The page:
After yesterday’s quite poor showing with respect to cave viewing we decided to hire a couple of bikes and hit the road this time a bit further to the Blue Lagoon and the Poukham Cave. Our fingers (and some toes) were crossed hoping that today would be a better cave day. We knew that the ride would not be a small undertaking as it had rained last night on ‘roads’ that were little more than mud-tracks before the rain fell! The Blue Lagoon was well over 7km and on such roads even on pushbikes we had no idea just how long it would take us.
However, first things first, we needed to finish breakfast and then go find a pair of trusty steeds – aka bicycles – to do our evil bidding! Mine was a red ‘mean machine’ and Liz had a pink … erm … ‘road hog (piglet)’, so as soon as we had paid our dues we were off into the wild, wild Laos countryside – (Time for a musical interlude of what was going on in my head as we rode) – Get your motor runnin’
Head out on the highway
Lookin’ for adventure
And whatever comes our way …. blah, blah, blah – my knowledge of the lyrics evaporates at this point.
Meanwhile, the way to our destination was definitely a bum tingler and avoiding the puddles became an absolute necessity as some of them looked as if they would swallow whole cars let alone a couple of brits on bikes. So to avoid the possibility of drowning we gave the ‘puddles’ a wide berth – this was hazardous stuff folks! To add to our peril there were an awful lot of tuk tuks going in the same direction, it was all a bit like some computer game Asian Bike Ride 2000 that type of thing but eventually we made it, to the Blue Lagoon – and onto the next level of the game I suppose!
The mystery of all the tuk tuks was solved as the place was really very full and the waters of the Blue Lagoon were very greenish blue indeed. To get in there was a fee and another one if you wanted to go and see the cave, which we did, but as this was a place frequented by locals the rates of extortion are much lower, so it was all very good.
When you pay you also get a torch and then it is up, up, up. To get to the cave entrance you go up many stone steps which are a bit challenging in places as some of the stones are broken or missing but we reached our goal in tact. Then we switched on our torches and lo and behold… well … it was not exactly the binding flash of light I had been expecting. To be fair I think the cave seemed lighter without the torches on! No they were at least adequate so inside we went to explore. It was not that great a cave to be honest, which is probably why the locals were all in the lagoon and it was only foreigners up in the cave but it was good enough to have a scramble round and scramble you do because here there are no guide tracks or ropes or anything much here – just the odd stalactite and its cousin, the mite, beautifully illuminated by our … torches, bah! We caught up with some Italians and carried on to what seemed to be the end of the cave but then one of them wanted to try to get a bit further so I went with him but it was not too much further before we had to give up our Anglo-Italian bid for glory lol. On the extra bit that we did we saw the poorest ever ‘Danger’ sign next to an ominous looking hole in the rocks, God only knows how far down the hole went and I was not inclined to find out. Anyhow after this we trekked back to where Liz and the others were waiting and then back out to the cave’s entrance and this time down the treacherous stairway, which seemed even more perilous on the way back down.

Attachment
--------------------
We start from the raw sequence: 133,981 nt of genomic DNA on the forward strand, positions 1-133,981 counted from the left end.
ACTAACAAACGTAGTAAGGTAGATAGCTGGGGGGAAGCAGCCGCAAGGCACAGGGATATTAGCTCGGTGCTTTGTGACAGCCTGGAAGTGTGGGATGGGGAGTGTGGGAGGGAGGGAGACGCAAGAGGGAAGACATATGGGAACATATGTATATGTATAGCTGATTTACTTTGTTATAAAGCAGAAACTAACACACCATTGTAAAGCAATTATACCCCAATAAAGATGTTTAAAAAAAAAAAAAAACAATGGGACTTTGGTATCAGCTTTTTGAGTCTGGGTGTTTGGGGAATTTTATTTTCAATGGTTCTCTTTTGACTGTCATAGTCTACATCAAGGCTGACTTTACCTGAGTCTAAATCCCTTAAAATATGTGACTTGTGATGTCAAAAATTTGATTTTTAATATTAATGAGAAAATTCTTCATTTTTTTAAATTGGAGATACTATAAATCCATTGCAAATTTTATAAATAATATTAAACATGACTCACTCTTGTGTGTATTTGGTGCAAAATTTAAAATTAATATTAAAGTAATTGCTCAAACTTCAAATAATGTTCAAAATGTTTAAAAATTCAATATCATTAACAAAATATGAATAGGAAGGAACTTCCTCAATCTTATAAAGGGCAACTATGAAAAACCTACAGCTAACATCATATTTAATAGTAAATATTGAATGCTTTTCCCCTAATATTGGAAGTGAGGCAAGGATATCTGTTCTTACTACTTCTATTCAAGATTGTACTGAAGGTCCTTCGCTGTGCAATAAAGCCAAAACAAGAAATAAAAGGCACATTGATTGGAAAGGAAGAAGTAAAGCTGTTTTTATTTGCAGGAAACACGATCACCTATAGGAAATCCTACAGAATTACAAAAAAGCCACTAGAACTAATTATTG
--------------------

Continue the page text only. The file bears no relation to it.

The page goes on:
The Blue Lagoon was quite full with loads of locals with their kids but we found ourselves a spare pavilion, got changed and in we went. After the heat of the day the water seemed a tad cold but we swam about and soon enough warmed up. And in the water Liz made a friend in the form of a Dragonfly, who I assume was somewhat tired and decided that he needed to rest on Liz’s head, anyhow she had a friend for life, well at least until it then flew off – dragonflies can be so fickle!!
Once exercised we had a bite to eat and another swim before setting off ‘home’, towards our little hotel. The way back turned out to be as treacherous as the way there especially regarding the road quality. On the ride back we came across an Eco Lodge offering the opportunity to do some voluntary work so we stopped to have a drink and find out a bit more. Unfortunately, it was not really what we were after as the place charged money to stay and work and the stay needed to be a minimum of two weeks so after watching more of those fickle Dragonflies by the pond at the place and having a drink, we left and continued onwards.
Although the way was difficult the scenery was just so very lush and green and beautiful with rocks that seemed to rise up out of the rice fields, like grey boats on a vivid green sea. Once back to town, we bid goodbye to our bikes and then had a bit of a rest back at the hotel before we were back out.
Vang Vieng is a very strange old place to take a wander about of an evening. Its general population seems to comprise of drunken young people in varying states of undress, so quite interesting to watch but it does make one quite hungry … lol. So it was that we found ourselves back at the BBQ place we had stumbled across on the first evening here. This time we well over ordered but the smell of the place simply encourages such gluttony, even whilst eating you still feel that you must have another sausage because the guy on the next table has one! Well although we had in front of us enough food to fill an army eventually we overcame the challenge and found that we had consumed the lot. The pain of trying to stagger home under the weight of our by-now extended bellies was horrific but I, for one was proud that we had not been beaten by the mighty meal – it was excellent!!!